Has E3 become Too “Fluffy”?
Has the act of announcing video games negatively changed over the years? While there are issues, the stance that they’re all pop and no substance is a bit extreme. Game announcement is currently rife with pre-rendered trailers, inaccurately advertised details, and embellished footage. Now, these complaints could accurately be described as “nitpicky”. But, the gaming audience has entirely become too dependent on what I like to call “fluff”.
Fluff can be described as anything added to a piece of informational media that’s not relevant to the product. For example, when announcing a new video game, if most of the announcement is a dance number unrelated to the game, that’s fluff. I won’t argue that these performances are useful for the more entrepreneurial side of gaming. They serve a purpose even if they’re a bit misleading, but we deserve better. If only there was a way to present new information in an organized, entertaining, and concise manner. Oh wait…there just might be.
We Need a Direct Solution
Of course, I’m talking about Nintendo’s tried and true “Direct” format. They’ve been part of Nintendo’s marketing repertoire since 2011 and are pre-recorded, concise presentations on all their newest developments. But only recently did I come to terms with the idea that they’re an essentially perfect announcement format. These Direct have grown over time, adapting and changing to become effective marketing tools. And while we wait for the next Direct due to earthquakes lets look back and really figure out why Direct’s are so great.
It’s no stretch to say that Electronic Entertainment Expo or E3 has become fluff heavy in recent years. This conference is now just as much about entertainment as it is electronics. For example, I’m a huge fan of SuckerPunch games, I adore the infamous franchise. But, I didn’t need a 4-minute authentic flute solo before I got a new trailer for Ghost of Tsukishima. Unfortunately, SuckerPunch is not even close to the only offender. The first half of every Ubisoft conference is a music concert. Sony’s are a suit and tie affair, complete with theater performances. And even EA spends half their time interviewing athletes making appearances in the annual FIFA release.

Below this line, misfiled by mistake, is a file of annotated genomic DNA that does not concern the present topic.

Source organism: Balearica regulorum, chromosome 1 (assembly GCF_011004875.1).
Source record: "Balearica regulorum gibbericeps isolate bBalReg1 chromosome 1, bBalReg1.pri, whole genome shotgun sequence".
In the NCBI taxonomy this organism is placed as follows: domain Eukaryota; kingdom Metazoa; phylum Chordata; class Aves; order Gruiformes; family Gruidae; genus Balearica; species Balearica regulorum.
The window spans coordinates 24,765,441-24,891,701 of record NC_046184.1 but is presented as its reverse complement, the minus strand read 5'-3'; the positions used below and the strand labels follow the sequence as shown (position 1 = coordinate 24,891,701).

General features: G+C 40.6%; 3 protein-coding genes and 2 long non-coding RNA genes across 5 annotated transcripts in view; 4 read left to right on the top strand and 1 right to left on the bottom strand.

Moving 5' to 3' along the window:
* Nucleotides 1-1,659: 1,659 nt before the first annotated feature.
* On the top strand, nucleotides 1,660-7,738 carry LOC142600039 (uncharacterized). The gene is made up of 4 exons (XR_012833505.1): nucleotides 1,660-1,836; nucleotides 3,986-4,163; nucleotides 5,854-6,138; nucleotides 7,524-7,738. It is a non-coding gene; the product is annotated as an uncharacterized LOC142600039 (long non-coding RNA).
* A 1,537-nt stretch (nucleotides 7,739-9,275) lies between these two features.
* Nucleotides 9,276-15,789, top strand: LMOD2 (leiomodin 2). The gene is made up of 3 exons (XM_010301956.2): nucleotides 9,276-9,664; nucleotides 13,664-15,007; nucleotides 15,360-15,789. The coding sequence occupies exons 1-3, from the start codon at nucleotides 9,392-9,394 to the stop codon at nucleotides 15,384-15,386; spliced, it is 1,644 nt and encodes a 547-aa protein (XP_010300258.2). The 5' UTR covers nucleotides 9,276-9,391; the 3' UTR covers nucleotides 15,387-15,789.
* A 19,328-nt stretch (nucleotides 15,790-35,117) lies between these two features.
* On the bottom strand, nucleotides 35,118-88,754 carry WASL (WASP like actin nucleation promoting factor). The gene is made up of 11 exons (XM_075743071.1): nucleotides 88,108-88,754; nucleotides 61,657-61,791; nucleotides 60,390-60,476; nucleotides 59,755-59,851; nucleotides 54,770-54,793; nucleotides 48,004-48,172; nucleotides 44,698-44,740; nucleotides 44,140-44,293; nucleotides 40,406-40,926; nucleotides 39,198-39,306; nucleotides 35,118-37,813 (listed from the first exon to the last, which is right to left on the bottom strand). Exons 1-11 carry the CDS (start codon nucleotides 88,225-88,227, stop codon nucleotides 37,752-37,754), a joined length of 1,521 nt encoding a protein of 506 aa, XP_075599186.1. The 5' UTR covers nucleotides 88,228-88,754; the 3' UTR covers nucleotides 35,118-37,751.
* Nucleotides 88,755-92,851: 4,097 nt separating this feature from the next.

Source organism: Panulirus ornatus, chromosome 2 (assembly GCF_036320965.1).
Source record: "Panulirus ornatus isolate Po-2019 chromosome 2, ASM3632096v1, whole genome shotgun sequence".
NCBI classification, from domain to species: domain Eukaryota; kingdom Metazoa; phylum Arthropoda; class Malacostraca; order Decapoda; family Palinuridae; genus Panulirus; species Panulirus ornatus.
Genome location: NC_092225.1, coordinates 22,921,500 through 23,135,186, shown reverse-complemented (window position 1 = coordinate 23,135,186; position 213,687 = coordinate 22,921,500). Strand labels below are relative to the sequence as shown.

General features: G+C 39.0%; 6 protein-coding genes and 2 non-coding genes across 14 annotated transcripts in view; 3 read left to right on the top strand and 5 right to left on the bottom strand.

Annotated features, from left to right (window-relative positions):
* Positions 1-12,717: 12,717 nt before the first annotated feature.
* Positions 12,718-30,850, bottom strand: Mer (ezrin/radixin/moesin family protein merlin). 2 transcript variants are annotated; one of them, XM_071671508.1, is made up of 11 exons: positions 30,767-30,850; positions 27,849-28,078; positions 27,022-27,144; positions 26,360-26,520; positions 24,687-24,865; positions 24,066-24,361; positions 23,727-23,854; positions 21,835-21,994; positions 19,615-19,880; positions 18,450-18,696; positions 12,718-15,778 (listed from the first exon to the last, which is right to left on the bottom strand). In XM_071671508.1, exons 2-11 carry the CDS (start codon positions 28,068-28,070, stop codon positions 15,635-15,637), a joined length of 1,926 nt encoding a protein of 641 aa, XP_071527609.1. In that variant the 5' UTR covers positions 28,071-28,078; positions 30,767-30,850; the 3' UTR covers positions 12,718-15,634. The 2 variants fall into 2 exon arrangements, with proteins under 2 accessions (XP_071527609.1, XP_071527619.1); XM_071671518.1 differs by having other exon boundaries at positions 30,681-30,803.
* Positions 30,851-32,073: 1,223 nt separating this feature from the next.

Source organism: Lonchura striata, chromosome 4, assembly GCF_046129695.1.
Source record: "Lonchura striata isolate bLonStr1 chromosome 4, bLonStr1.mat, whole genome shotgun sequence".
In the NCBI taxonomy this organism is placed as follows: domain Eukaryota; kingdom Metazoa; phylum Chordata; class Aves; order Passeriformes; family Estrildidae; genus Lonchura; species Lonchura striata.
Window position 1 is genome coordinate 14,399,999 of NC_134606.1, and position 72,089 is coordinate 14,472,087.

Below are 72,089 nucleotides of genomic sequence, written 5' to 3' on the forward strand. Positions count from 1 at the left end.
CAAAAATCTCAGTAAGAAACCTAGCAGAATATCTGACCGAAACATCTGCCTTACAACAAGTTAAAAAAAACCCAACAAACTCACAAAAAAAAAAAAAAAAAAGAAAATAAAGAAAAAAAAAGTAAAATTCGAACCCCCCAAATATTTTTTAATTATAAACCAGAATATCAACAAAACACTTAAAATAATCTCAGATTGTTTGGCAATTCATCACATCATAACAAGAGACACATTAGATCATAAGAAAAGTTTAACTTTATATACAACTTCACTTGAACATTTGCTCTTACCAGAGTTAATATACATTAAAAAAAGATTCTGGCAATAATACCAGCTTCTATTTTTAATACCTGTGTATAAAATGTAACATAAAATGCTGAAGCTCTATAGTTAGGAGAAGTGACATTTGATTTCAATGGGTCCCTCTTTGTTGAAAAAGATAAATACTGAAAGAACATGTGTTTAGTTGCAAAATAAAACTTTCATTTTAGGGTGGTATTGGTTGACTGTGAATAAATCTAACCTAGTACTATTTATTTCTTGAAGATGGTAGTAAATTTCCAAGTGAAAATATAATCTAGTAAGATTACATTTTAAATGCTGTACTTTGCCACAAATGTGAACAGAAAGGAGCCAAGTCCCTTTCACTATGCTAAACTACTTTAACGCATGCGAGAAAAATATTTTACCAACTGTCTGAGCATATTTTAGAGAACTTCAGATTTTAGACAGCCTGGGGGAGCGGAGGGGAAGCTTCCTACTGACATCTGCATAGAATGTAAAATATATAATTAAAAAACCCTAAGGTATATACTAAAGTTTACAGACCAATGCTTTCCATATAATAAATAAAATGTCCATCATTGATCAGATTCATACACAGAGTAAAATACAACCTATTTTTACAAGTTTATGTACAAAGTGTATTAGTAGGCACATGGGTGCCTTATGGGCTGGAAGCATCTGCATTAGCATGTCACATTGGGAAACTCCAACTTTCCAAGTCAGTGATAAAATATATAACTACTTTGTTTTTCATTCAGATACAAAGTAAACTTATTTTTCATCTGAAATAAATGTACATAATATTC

E3 is slowly becoming an environment where video games are a garnish to a visually appealing dish with no substance. That’s not to say these corporate giants aren’t pouring millions of dollars and hours into masterpiece productions. It’s just that announcements are now mostly for shareholders and more casual audiences. Nintendo on the other hand, while still old fashioned on plenty, have figured out how to please their dedicated fans with new announcements.
What Makes the Nintendo Direct Format So Great?
First of all, the Direct’s are purposely quick and succinct. The presentations hyper-focus on maintaining a 30-60 minute runtime all about new releases. They also prominently feature one of the company’s elite “mascots”. We’ve seen plenty of the charismatic Reggie Fils-Aimé, the late great Satoru Iwata, and even the Smash genius himself Masahiro Sakurai. And lastly, they’re themed, whether console or franchise themed the announcements follow a strict guideline. These rules for Nintendo Direct’s are what make them such cornerstones of the current gaming industry.
Now I’m not saying the Nintendo doesn’t have their own brand of fluff. I mean in 2015 their entire presentation was in a Sesame Street-esque format. But, they’ve realized that the flair and spectacle should accentuate the announcements, rather than dominate it. The quirkier parts of their presentations are primarily transitions to the next announcement. They know the right amount of fluff so that their symbolic pillow isn’t overstuffed.
If you take an in-depth look at how Nintendo Direct’s are formatted, you can glean at their perfected balance. Firstly, they’re pre-recorded, so low chance of user error. Secondly, they’ve effectively made their corporate giants into mascots. Reggie Fils-Aimé is recognizable now to even the most casual Nintendo Fans. And lastly, it’s a regimented format. Fans know that each Direct follows a similar makeup, time limit, and style. I mean, they’re so well structured that they legitimately have a table of contents at the beginning.